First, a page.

Participation in teaching activities and collaborative research projects are noble obligations of any faculty member in an academic Department of Internal Medicine. They do not need to be specifically mentioned (or remunerated) in a job description, but are part of the academic job per se. What do I mean by that? Bedside teaching, lecturing in undergraduate and postgraduate curricula, and participating in CME events, as well as serving as examiner in the various in-training exams are expected from each and every academic physician, irrespective of his/her job description. Along the same line, recruiting patients into ongoing clinical trials, collection of patient samples for research purposes, and supporting other research activities is expected from any academic physician in our Department.
Beyond that, job descriptions are means to communicate specific expectations to faculty members and form the basis of performance management. Job descriptions define accountabilities and deliverables. The job description of an academic physician defines his/her role as faculty in a University Hospital and the associated expectations in delivery of health care services, research, and education.
In our Department there currently exist a myriad of individual job descriptions ranging from 20% to over 80% protected time for research, the remainder percentage being made of, again highly variable, teaching and service components. This high variability from individual contract to individual contract makes it difficult to define and compare deliverables and accountabilities across faculty. Thus, e.g. in which deliverables/accountabilities do job descriptions with 20% vs. 25% or between 40% and 50% protected time for research differ? Can one really measure with the required accuracy the time spent in the various components of an academic physician’s job description down to the single digit percentage?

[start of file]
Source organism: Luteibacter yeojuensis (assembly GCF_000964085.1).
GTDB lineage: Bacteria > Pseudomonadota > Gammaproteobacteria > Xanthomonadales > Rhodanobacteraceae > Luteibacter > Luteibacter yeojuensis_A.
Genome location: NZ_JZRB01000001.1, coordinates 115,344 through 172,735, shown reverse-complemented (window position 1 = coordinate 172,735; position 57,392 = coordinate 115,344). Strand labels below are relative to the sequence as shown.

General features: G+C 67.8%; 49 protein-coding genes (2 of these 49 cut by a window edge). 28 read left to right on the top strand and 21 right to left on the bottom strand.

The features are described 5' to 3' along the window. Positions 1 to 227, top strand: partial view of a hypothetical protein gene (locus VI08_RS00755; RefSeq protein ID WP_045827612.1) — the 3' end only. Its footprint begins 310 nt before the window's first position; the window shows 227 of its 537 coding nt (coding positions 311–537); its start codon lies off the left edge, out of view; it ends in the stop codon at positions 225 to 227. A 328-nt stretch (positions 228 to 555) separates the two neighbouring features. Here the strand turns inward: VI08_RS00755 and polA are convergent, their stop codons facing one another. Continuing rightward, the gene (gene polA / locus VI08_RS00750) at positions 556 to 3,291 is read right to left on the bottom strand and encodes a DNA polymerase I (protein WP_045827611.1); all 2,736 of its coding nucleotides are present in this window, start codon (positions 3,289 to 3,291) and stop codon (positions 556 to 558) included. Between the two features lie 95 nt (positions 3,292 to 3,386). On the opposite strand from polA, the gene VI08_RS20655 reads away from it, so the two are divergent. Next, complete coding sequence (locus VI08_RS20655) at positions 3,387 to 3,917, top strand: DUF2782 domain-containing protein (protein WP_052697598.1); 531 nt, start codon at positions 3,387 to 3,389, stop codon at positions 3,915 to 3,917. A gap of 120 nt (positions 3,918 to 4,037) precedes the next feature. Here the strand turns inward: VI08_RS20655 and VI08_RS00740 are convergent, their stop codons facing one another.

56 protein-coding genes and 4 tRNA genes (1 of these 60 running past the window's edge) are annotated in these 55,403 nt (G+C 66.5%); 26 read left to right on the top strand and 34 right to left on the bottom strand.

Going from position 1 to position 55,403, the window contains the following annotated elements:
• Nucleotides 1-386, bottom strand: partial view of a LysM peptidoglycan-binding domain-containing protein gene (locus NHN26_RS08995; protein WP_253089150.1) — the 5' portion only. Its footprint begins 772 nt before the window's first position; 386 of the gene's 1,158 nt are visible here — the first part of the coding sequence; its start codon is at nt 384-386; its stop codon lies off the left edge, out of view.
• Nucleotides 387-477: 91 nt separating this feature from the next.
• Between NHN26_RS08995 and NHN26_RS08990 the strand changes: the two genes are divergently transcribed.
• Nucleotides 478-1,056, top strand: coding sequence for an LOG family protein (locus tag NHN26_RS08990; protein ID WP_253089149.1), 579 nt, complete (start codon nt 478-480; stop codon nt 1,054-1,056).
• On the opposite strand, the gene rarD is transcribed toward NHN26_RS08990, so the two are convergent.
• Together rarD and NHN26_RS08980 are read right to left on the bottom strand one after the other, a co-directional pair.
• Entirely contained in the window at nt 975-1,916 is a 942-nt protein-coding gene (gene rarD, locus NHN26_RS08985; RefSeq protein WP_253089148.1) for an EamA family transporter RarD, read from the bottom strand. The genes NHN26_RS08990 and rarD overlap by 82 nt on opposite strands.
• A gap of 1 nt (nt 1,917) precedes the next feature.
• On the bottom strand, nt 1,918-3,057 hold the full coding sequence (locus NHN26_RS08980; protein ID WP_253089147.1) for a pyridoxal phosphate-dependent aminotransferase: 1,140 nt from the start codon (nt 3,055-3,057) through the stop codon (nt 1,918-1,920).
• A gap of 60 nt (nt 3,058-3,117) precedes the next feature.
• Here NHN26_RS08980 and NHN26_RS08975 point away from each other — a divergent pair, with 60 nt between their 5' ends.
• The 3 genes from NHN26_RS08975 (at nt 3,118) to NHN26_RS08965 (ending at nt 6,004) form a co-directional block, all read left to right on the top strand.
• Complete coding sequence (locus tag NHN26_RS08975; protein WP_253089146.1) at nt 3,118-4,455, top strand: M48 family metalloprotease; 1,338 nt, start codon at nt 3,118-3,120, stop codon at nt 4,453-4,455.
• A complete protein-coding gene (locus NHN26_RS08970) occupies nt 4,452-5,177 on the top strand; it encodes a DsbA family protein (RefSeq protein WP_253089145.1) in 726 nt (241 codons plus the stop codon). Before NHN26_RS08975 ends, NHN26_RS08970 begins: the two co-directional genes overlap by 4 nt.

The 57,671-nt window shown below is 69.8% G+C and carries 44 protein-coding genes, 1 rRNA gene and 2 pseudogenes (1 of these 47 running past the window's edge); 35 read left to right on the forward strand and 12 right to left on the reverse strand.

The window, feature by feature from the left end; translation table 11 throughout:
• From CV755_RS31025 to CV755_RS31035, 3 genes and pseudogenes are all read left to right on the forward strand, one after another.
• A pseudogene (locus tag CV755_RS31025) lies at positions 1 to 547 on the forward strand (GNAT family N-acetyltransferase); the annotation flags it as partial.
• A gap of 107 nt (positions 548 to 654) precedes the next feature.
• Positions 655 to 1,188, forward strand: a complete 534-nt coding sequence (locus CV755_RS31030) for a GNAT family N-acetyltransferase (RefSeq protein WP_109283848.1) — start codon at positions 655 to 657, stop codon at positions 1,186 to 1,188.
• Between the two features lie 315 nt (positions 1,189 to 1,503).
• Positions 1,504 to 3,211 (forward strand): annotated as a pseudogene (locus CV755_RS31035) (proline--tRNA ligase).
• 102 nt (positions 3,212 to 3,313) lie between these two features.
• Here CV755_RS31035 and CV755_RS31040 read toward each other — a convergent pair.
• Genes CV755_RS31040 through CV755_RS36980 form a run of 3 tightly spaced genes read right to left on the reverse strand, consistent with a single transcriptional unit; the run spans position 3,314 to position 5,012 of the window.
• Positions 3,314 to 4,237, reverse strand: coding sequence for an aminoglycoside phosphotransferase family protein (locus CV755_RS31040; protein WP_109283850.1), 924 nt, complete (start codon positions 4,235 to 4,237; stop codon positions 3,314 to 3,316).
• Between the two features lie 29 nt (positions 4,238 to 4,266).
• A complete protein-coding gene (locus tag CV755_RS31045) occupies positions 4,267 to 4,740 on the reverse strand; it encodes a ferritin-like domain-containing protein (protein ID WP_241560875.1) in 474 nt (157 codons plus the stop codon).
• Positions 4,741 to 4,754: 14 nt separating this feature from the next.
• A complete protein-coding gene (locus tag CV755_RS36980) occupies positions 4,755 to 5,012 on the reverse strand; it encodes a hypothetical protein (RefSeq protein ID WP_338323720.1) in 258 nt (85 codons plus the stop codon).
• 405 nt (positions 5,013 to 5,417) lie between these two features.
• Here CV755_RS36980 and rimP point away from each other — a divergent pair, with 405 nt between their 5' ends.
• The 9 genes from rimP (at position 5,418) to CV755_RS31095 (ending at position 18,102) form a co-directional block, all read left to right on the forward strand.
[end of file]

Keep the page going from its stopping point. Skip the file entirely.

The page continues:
In addition, experience from elsewhere and, most importantly, the analysis of our own data in the Department of Medicine clearly shows that faculty members with less than 50% protected time for research will rarely ever be successful as an independent researcher, lead investigator driven projects, and attract peer reviewed national grant support as a principal investigator. This holds especially true for young faculty members who need enough protected time to get their research enterprise off the ground in the years after their initial recruitment.
Many universities have therefore simplified job descriptions of academic physicians into three main categories, namely clinician-teacher (80% clinical, 20% teaching), clinician-investigator (50% clinical, 50% research), and clinician-scientist (20% clinical, 80% research), respectively. BTW: some universities even consider 50% protected time for research too little for junior faculty to become competitive in national grant competitions and discuss eliminating the clinician-investigator track. Only a handful of faculty members may fall into a few additional categories including clinician-educator (large work load component of program development/administration) or clinician-administrator, but those are far and few between.
Based on the above it seems worth considering harmonizing the academic job descriptions in our Department. In the coming months, we will engage with all of you, but in particular with those who have protected research time, in a conversation around opportunities to harmonize academic job descriptions and their associated deliverables and accountabilities.
Eberhard Renner, MD